Angel’s Night: A Model for People-Powered-Policy

October 30th, the day before Halloween, has in the past been referred to as Devil’s Night in Detroit. This has been a night notorious for violence, vandalism, and arson. Over the last 10 years, a lot of work has been done to change that. USA Today has an article that is talking briefly about this.

This is a great example of what I’ll called People Powered Policy. People Powered Policy is anything that starts as a volunteer or community effort that grows so greatly and quickly that politicians have no choice but to become participants. For those that “don’t like politics” or who “don’t care about politics,” understand that politics is not always conducted by politicians. Politics is action-focused conversation. Angel’s Night began because people got together, voiced their concerns for their safety, the safety of their children, and the safety of their community on this night before Trick-or-Treat Day. From that meeting, from those conversations, action was born. This should be a model for making positive changes any and everywhere that change is needed.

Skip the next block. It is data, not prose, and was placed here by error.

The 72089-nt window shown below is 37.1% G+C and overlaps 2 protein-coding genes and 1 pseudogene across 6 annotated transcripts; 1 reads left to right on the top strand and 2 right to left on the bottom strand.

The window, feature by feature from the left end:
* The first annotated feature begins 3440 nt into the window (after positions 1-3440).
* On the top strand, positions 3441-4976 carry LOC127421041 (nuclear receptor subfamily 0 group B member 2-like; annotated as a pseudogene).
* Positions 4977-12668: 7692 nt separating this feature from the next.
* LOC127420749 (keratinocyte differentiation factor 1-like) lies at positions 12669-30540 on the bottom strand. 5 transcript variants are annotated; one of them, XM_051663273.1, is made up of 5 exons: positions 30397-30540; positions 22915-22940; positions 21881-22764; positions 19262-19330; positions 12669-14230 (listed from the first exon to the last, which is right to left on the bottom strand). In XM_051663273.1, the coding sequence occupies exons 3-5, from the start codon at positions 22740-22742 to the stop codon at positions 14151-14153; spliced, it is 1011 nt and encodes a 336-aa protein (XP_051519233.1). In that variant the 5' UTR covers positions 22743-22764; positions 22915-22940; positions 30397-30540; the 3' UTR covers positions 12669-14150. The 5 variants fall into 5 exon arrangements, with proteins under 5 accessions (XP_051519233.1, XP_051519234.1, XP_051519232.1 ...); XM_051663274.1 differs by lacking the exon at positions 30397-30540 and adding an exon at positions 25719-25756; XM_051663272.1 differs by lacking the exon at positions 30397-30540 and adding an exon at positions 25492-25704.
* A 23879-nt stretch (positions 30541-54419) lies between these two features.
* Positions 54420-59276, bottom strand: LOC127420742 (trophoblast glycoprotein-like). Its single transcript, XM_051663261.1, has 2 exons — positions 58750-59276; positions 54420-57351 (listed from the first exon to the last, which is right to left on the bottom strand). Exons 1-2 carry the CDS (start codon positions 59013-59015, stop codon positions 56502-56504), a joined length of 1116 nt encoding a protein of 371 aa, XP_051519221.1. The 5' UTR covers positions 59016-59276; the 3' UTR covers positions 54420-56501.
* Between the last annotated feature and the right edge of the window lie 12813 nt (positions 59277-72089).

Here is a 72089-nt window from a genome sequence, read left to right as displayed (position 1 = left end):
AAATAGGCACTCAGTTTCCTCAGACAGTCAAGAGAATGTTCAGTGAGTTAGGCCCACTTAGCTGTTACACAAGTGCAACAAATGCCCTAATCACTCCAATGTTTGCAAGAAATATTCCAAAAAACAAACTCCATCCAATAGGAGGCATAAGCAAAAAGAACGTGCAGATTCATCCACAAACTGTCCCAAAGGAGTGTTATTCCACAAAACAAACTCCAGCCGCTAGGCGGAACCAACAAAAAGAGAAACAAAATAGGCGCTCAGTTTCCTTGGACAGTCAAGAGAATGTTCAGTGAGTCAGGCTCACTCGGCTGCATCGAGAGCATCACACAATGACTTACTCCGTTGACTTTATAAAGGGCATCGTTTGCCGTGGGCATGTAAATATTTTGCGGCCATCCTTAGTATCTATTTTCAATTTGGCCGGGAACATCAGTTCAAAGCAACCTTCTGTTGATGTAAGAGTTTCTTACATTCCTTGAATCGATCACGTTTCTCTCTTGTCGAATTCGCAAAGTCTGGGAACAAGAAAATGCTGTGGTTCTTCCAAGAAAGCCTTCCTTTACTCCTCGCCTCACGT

Look here for more info on Angel’s Night. Note that this is an official City of Detroit website.

One Love. One II.

Categories:
Detroit
Community Service
Politics

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About Garlin Gilchrist II

I'm from Detroit. I created Detroit Diaspora and am a National Campaign Director at MoveOn.org. I currently live in Washington, DC with my beautiful wife Ellen. After graduating with degrees in Computer Engineering and Computer Science from the University of Michigan, I became a Software Engineer at Microsoft. By day, I helped build SharePoint into the fastest growth product in the company's history. On my personal time, I sought out opportunities to connect my technical skills with community building efforts across the country. This led to my co-founding The SuperSpade: Black Thought at the Highest Level, a leading Black political blog. I served as Social Media Manager for the 2008 Obama campaign in Washington, and then became Director of New Media at the Center for Community Change. Today I work at the crossroads of traditional political organizing and online activism. I speak before diverse audiences on empowerment in revolutionary new organizing spaces, increasing civic engagement & participation though emerging technologies and protecting civil rights in the age of the Internet.

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